In July 1955, Rosa Parks arrived at Highlander for a two-week workshop addressing the implementation of the recent Brown decision by the United States Supreme Court. Notably, the workshop was led by Septima Clark. While at Highlander, Parks was inspired by Clark and Horton, and awed by the commitment to interracial space at Highlander. But the Parks that is in the pages of Education in Black and White does not reflect her earlier activism. In this narrative, Parks arrived at Highlander as a nearly blank slate. A woman with potential to lead a movement, yes, but it was not until she came to Highlander that she realized her bravery and leadership qualities. A decade ago, Danielle McGuire’s history of the civil rights movement—which placed women at the center of the narrative—should have put to rest any debate about Parks as the unsuspecting initiator of the Montgomery Bus Boycott. As McGuire convincingly argued, “Rosa Parks was a militant race woman, a sharp detective, and an antirape activist long before she became the patron saint of the bus boycott.” Throughout most of Education in White and Black, Preskill attempts to demystify Highlander. He is mostly successful. The recounting of Parks’ time there, however, only adds to the illusion.
Although Education in Black and White mainly focuses on Horton, the book does raise some interesting questions for historians and anyone interested in how the past might inform present and future movements for racial justice. First, there is much to glean from Horton’s approach to education and social justice. Highlander’s mission, as Horton articulated it, was “‘not to solve problems but to use problems and crises as the basis for educating people about a democratic society. To make them want more and make them understand they can do more’” (88). A fierce critic of charismatic leadership, Horton espoused a “percolator” approach to education and activism, in which anyone involved in the endeavor could suggest action and have the space to enact it. This was opposed to the “drip” approach in which leaders imposed ideas and directives that dripped down to the rank and file (120-121). While Horton’s espousal of self-education and locally-led initiatives is comparable to many of the social justice movements happening today, Preskill’s documenting of Horton’s anger is also instructive for this historical moment. While bumper sticker mantras tell us about the place of love and kindness, Horton’s experience is a good reminder that anger can be useful. His anger at racism and the exploitations of a capitalist economy took a toll on him in his early years. He often worked himself to the brink of emotional and physical exhaustion. Increasingly, however, Horton “learned that his anger was an important motivator for the kind of work he was trying to do.” Preskill perceptively concludes that Horton “learned to both appreciate and manage his anger, treating it as a constant, but not explosive ally” (21).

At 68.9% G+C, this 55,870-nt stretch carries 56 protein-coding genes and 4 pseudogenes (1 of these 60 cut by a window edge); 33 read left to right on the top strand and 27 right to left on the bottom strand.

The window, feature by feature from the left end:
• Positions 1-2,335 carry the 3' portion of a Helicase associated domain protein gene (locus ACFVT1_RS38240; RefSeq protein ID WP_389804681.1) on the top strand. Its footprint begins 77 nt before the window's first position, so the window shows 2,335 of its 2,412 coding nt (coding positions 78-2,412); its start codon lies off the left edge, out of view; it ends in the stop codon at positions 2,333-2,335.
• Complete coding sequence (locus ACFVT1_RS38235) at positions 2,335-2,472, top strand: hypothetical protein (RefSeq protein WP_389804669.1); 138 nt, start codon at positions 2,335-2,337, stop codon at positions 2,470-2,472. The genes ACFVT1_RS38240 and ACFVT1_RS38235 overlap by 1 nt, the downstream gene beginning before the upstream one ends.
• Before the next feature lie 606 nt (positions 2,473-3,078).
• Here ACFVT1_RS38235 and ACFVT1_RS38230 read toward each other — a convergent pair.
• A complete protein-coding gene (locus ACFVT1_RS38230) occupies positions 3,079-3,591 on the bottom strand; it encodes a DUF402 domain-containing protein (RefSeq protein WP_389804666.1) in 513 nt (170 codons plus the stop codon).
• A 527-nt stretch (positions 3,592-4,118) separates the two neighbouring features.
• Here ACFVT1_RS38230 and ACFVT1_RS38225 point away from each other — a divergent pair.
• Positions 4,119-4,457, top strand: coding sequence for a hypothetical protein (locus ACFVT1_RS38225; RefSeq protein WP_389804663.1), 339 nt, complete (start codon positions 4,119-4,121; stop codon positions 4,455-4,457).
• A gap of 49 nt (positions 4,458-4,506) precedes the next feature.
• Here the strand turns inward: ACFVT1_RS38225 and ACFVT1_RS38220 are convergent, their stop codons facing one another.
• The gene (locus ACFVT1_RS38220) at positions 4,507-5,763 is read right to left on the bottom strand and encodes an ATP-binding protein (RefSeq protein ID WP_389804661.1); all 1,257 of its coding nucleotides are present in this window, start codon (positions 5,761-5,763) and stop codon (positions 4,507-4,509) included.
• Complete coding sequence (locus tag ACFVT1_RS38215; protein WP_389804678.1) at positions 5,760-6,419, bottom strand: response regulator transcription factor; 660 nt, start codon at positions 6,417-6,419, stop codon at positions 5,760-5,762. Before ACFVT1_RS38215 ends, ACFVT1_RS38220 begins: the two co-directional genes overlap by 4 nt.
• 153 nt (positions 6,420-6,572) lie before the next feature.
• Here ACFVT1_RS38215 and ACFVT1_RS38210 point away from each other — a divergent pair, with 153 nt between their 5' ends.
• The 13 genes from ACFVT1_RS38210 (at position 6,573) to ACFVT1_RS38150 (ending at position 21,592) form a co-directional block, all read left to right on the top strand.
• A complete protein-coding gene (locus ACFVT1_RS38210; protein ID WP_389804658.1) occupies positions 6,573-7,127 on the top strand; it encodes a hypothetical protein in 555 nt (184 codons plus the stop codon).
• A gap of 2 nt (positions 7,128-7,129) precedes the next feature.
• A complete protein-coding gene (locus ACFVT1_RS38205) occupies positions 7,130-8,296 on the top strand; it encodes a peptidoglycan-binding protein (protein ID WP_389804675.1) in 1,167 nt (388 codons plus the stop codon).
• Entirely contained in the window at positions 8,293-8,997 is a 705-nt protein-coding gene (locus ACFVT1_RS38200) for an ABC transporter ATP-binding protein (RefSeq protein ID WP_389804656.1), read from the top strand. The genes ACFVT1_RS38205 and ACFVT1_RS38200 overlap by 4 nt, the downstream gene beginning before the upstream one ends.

Preskill’s study also raises important questions about the evolving nature of the “beloved community” envisioned by so many civil rights activists in the 1950s and 1960s. What does the beloved community that Horton wished to bring into existence mean today? How has that idea evolved over time? Is it an antiquated pursuit? “Though Horton understood the disproportionate burden black people faced in fostering racial equality,” writes Preskill, “he believed the onus of responsibility was on whites. As the perpetrators of racism, Horton affirmed, whites had a duty to take concerted action to end it” (116). Less than a month after the Student Nonviolent Coordinating Committee (SNCC) was established in 1960, Highlander hosted a series of workshops called “The Place of the White Southerner in the Current Struggle for Justice” (214). One of Highlander’s chief aims was to organize whites. That happened in some communities, with Highlander’s help. Overall, however, that has not come to pass.
It’s been over two years since the fire destroyed the administrative building at Highlander. As of the writing of this review, the investigation is still ongoing. Local, state, and federal law enforcement agencies have announced no suspects, nor made any arrests connected to the incident. Does change come in painfully slow increments? Or have the lessons nurtured at Highlander not had the kind of impact that Horton envisioned?